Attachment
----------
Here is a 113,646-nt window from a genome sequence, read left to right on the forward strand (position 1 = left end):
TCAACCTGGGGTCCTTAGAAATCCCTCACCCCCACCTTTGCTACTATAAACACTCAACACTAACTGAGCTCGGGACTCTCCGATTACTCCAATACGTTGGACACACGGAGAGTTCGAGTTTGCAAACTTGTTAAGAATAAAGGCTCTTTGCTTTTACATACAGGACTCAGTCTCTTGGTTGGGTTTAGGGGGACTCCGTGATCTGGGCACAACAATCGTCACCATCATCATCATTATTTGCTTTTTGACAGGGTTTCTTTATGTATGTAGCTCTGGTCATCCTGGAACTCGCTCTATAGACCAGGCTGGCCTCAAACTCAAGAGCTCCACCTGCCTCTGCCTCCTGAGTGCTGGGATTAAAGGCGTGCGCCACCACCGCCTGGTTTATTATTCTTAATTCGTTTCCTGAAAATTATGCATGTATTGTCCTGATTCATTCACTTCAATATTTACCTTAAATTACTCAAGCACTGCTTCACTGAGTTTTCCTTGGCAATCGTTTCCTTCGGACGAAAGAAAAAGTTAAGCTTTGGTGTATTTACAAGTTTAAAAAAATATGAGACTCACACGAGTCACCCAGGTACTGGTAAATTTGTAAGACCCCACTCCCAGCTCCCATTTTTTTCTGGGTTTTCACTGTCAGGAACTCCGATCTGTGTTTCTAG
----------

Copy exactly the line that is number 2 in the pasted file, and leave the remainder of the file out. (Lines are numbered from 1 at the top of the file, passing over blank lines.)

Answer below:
TCAACCTGGGGTCCTTAGAAATCCCTCACCCCCACCTTTGCTACTATAAACACTCAACACTAACTGAGCTCGGGACTCTCCGATTACTCCAATACGTTGGACACACGGAGAGTTCGAGTTTGCAAACTTGTTAAGAATAAAGGCTCTTTGCTTTTACATACAGGACTCAGTCTCTTGGTTGGGTTTAGGGGGACTCCGTGATCTGGGCACAACAATCGTCACCATCATCATCATTATTTGCTTTTTGACAGGGTTTCTTTATGTATGTAGCTCTGGTCATCCTGGAACTCGCTCTATAGACCAGGCTGGCCTCAAACTCAAGAGCTCCACCTGCCTCTGCCTCCTGAGTGCTGGGATTAAAGGCGTGCGCCACCACCGCCTGGTTTATTATTCTTAATTCGTTTCCTGAAAATTATGCATGTATTGTCCTGATTCATTCACTTCAATATTTACCTTAAATTACTCAAGCACTGCTTCACTGAGTTTTCCTTGGCAATCGTTTCCTTCGGACGAAAGAAAAAGTTAAGCTTTGGTGTATTTACAAGTTTAAAAAAATATGAGACTCACACGAGTCACCCAGGTACTGGTAAATTTGTAAGACCCCACTCCCAGCTCCCATTTTTTTCTGGGTTTTCACTGTCAGGAACTCCGATCTGTGTTTCTAG